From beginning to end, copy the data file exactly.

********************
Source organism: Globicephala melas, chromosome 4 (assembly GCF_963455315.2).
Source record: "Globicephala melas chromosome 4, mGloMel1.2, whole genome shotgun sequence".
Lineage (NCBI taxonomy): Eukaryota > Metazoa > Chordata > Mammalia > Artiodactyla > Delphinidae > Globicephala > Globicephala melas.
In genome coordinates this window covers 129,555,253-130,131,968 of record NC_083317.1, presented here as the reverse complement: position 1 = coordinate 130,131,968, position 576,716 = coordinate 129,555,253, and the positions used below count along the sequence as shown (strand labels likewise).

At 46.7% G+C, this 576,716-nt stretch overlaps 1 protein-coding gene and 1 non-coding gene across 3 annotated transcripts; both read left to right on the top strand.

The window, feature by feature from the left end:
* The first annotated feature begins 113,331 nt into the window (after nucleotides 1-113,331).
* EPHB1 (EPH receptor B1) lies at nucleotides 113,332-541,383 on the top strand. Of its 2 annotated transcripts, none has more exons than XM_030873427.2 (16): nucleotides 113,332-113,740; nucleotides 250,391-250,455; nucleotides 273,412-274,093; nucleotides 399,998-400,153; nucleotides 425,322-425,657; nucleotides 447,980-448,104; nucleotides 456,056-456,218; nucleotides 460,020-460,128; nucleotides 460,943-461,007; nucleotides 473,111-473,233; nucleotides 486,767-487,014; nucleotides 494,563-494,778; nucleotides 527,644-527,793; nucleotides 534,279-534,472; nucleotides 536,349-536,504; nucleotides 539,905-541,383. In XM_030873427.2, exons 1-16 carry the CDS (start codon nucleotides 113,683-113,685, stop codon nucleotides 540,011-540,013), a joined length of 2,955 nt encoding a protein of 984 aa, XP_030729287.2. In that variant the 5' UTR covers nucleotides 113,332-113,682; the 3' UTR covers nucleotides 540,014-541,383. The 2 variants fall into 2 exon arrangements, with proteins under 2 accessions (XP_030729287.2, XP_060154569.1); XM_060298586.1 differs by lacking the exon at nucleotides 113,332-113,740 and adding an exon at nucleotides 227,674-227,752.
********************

Source organism: Globicephala melas, chromosome 4 (assembly GCF_963455315.2).
Source record: "Globicephala melas chromosome 4, mGloMel1.2, whole genome shotgun sequence".
Lineage (NCBI taxonomy): Eukaryota > Metazoa > Chordata > Mammalia > Artiodactyla > Delphinidae > Globicephala > Globicephala melas.
In genome coordinates this window covers 129,555,253-130,131,968 of record NC_083317.1, presented here as the reverse complement: position 1 = coordinate 130,131,968, position 576,716 = coordinate 129,555,253, and the positions used below count along the sequence as shown (strand labels likewise).

At 46.7% G+C, this 576,716-nt stretch overlaps 1 protein-coding gene and 1 non-coding gene across 3 annotated transcripts; both read left to right on the top strand.

The window, feature by feature from the left end:
* The first annotated feature begins 113,331 nt into the window (after nucleotides 1-113,331).
* EPHB1 (EPH receptor B1) lies at nucleotides 113,332-541,383 on the top strand. Of its 2 annotated transcripts, none has more exons than XM_030873427.2 (16): nucleotides 113,332-113,740; nucleotides 250,391-250,455; nucleotides 273,412-274,093; nucleotides 399,998-400,153; nucleotides 425,322-425,657; nucleotides 447,980-448,104; nucleotides 456,056-456,218; nucleotides 460,020-460,128; nucleotides 460,943-461,007; nucleotides 473,111-473,233; nucleotides 486,767-487,014; nucleotides 494,563-494,778; nucleotides 527,644-527,793; nucleotides 534,279-534,472; nucleotides 536,349-536,504; nucleotides 539,905-541,383. In XM_030873427.2, exons 1-16 carry the CDS (start codon nucleotides 113,683-113,685, stop codon nucleotides 540,011-540,013), a joined length of 2,955 nt encoding a protein of 984 aa, XP_030729287.2. In that variant the 5' UTR covers nucleotides 113,332-113,682; the 3' UTR covers nucleotides 540,014-541,383. The 2 variants fall into 2 exon arrangements, with proteins under 2 accessions (XP_030729287.2, XP_060154569.1); XM_060298586.1 differs by lacking the exon at nucleotides 113,332-113,740 and adding an exon at nucleotides 227,674-227,752.